Health

People Say They’re Losing Hair After Having Coronavirus

Here’s what researchers know about the virus’ symptoms so far.

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Between the new coronavirus and the myriad other seasonal illnesses still going around, most of us will have some symptoms of something while practicing social distancing. Though research on coronavirus symptoms is changing by the day, there are certain, specific factors that raise the likelihood that symptoms might be related to COVID-19. And because the symptoms of coronavirus can be so similar to a cold or flu, knowing what coronavirus actually looks and feels like can help you avoid panicking with every small sniffle or touch of a cough.

Even with symptoms, you might not be able to know for sure if you have coronavirus. The Centers for Disease Control & Prevention (CDC) suggests people seek testing for diagnosis or "surveillance," now that testing is much more widely available than it was in the first stages of the pandemic.

You can call your doctor or use a telehealth service to figure out what to do about possible coronavirus symptoms, but know that most patients are able to ride the illness out at home.

Official Symptoms Of COVID-19

In late April, the CDC updated its coronavirus guide to include six new symptoms: chills, repeated shaking with chills, muscle pain, headache, sore throat, and new loss of taste or smell. ABC News reported that previously, only fever, cough, and shortness of breath were listed. Sometime later, three new symptoms were added to the official coronavirus symptom guide: runny nose, nausea, or diarrhea.

Per World Health Organization (WHO) guidelines updated April 17, the most common symptoms of coronavirus include fever, tiredness, and a dry cough that doesn't involve mucus or blood, though it acknowledged even at that time that congestion and diarrhea were possible, less common symptoms.

"Current symptoms reported for patients with COVID-19 include mild to severe respiratory illness, fever, cough, and shortness of breath," Dr. Andres Romero, M.D., an infectious disease specialist at Providence Saint John's Health Center in Santa Monica, California, tells Bustle. The WHO notes around one in five people will develop difficulty breathing, which is considered a serious symptom.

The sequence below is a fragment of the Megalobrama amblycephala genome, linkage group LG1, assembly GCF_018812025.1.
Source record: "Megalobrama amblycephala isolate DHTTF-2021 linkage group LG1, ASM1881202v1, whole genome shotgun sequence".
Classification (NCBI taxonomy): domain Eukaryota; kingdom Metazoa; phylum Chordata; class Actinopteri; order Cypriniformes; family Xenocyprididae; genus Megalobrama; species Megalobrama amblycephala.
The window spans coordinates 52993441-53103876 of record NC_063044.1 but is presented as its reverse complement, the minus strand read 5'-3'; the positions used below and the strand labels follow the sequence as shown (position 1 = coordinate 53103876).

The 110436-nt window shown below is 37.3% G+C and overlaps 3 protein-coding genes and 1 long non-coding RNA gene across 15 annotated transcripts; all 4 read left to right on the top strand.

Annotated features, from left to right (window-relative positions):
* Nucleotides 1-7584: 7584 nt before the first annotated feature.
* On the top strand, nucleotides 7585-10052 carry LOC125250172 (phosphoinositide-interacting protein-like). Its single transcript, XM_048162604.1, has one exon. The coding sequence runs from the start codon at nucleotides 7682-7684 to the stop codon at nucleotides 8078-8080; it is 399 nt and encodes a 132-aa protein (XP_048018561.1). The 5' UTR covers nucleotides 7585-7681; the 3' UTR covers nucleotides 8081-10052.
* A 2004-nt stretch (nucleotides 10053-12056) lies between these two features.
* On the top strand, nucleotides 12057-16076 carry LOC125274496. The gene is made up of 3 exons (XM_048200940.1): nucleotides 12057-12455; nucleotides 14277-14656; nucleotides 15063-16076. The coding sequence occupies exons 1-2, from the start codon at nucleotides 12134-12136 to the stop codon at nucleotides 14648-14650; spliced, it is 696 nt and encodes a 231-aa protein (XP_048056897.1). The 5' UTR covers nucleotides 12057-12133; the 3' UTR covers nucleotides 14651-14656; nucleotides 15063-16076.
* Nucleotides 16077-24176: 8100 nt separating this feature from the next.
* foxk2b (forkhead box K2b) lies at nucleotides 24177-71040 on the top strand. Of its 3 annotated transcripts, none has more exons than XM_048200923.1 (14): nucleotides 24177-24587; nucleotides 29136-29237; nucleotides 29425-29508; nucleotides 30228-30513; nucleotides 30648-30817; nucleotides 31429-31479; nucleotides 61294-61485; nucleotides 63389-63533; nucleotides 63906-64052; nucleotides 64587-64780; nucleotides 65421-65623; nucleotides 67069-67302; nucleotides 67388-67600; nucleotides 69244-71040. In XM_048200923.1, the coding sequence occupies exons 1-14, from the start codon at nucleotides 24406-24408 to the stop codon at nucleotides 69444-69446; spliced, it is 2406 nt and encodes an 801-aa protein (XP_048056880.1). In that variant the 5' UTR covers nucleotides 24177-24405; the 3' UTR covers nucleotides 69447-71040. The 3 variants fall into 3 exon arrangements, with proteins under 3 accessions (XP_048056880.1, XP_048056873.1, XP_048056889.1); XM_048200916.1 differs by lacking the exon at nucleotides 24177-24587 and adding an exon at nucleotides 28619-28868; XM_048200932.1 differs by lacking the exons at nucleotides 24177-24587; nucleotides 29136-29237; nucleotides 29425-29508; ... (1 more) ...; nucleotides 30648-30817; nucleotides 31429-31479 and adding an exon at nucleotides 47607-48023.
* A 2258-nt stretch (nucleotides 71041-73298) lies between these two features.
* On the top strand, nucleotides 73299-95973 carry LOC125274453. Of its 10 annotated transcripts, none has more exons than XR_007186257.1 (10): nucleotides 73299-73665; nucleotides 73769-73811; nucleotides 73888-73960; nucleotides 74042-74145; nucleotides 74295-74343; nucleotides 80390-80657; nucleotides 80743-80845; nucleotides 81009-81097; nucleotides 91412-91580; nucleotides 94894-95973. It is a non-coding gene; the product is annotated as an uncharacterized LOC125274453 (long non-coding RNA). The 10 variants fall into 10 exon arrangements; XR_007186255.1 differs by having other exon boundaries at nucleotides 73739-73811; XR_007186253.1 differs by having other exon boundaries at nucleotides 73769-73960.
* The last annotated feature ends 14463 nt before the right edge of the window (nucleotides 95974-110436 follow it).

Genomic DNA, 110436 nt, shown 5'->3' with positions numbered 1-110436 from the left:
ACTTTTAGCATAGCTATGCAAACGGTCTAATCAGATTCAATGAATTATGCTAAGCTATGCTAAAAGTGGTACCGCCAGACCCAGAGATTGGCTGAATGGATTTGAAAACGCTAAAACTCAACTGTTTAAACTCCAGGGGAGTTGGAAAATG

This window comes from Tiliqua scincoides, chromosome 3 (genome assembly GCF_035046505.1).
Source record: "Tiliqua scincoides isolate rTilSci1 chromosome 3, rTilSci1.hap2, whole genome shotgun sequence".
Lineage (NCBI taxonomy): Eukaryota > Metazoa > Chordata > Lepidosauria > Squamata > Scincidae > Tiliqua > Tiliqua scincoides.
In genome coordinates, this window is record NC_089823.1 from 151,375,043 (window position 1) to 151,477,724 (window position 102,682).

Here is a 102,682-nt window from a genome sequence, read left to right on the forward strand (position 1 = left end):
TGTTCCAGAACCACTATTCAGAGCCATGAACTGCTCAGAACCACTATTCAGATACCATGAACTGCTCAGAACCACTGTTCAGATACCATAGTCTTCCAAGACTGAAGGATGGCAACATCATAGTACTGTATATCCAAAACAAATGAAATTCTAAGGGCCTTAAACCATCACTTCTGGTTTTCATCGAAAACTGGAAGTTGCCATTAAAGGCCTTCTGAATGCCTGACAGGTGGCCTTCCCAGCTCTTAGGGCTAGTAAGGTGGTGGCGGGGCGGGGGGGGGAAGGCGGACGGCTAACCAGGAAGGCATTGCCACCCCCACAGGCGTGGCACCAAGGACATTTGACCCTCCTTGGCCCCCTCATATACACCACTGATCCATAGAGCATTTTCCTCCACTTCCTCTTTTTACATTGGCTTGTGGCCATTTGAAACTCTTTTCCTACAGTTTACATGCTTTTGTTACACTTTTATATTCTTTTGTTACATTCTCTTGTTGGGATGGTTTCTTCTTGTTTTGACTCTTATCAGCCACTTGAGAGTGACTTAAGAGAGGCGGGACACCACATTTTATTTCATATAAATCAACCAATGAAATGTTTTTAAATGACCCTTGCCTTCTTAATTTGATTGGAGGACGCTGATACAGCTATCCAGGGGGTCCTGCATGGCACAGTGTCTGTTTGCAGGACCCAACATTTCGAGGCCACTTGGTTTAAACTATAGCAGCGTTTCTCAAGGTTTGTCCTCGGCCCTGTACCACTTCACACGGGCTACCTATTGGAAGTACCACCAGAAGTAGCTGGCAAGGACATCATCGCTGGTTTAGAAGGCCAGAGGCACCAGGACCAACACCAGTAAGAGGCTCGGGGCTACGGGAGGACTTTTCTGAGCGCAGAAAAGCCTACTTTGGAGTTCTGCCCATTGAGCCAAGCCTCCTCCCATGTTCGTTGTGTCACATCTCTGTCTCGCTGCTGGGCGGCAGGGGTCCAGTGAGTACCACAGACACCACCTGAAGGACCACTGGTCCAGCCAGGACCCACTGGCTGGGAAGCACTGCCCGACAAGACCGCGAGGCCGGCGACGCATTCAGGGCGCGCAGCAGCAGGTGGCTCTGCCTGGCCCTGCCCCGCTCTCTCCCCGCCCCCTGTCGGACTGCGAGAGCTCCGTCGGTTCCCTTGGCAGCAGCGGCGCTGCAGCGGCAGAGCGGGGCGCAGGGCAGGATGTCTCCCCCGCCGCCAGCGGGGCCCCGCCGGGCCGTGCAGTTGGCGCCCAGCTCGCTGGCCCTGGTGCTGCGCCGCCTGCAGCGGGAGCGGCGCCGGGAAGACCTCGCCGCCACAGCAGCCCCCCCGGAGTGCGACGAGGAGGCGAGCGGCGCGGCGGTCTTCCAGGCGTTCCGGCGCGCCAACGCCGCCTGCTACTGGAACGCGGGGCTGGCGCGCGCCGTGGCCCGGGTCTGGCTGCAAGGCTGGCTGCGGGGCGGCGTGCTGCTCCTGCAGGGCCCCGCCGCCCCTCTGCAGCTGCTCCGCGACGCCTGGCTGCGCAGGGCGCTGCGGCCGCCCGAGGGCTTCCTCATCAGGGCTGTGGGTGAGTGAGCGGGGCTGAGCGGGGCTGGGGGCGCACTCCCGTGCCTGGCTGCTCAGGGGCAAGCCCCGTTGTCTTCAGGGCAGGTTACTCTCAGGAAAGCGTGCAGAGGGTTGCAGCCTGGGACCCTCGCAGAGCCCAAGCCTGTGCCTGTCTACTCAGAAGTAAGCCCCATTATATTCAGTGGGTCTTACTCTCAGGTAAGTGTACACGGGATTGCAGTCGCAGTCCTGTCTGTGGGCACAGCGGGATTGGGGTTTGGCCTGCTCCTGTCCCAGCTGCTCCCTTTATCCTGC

Many patients who first lost their sense of smell and taste reported not having any other symptoms, The New York Times reported. Research on this symptom specifically is still limited, but there is "good evidence from South Korea, China and Italy that significant numbers of patients with proven COVID-19 infection have developed anosmia/hyposmia,” the American Academy of Otolaryngology (AAO) wrote on its website on March 23. The AAO proposed that these symptoms should be added to the list of screening tools and criteria for isolation.

Rashes, "COVID Toes," And Other Potential Symptoms Of Coronavirus Are Still Being Investigated

Also in late March, a group of dermatologists published a letter in the Journal of the European Academy of Dermatology and Venereology stating that skin rashes might be a symptom of COVID-19. In 88 patients, 20% presented with rashes over the course of their experience with the virus. Another report in the Journal of the American Academy of Dermatology found that some COVID-19 patients could have rashes that could be mistaken for other illnesses, while a separate report found that lesions in the hands and feet might also be indicators of COVID-19.

Dermatologists are reporting patients with purple lesions, swelling, and blisters on the feet that look a little like frostbite, a symptom tentatively being called "COVID toes."

"There have been a handful of cases of people who are asymptomatic other than these painful skin lesions on their extremities," says Dr. Tania Elliott, M.D., clinical instructor of medicine at NYU Langone Health. "[It] could be from inflammation of small blood vessels caused by the virus, or small blood clots caused by the virus," she says of the few theories behind this possible symptom, but it's "still too early to say" if this definitely indicates coronavirus.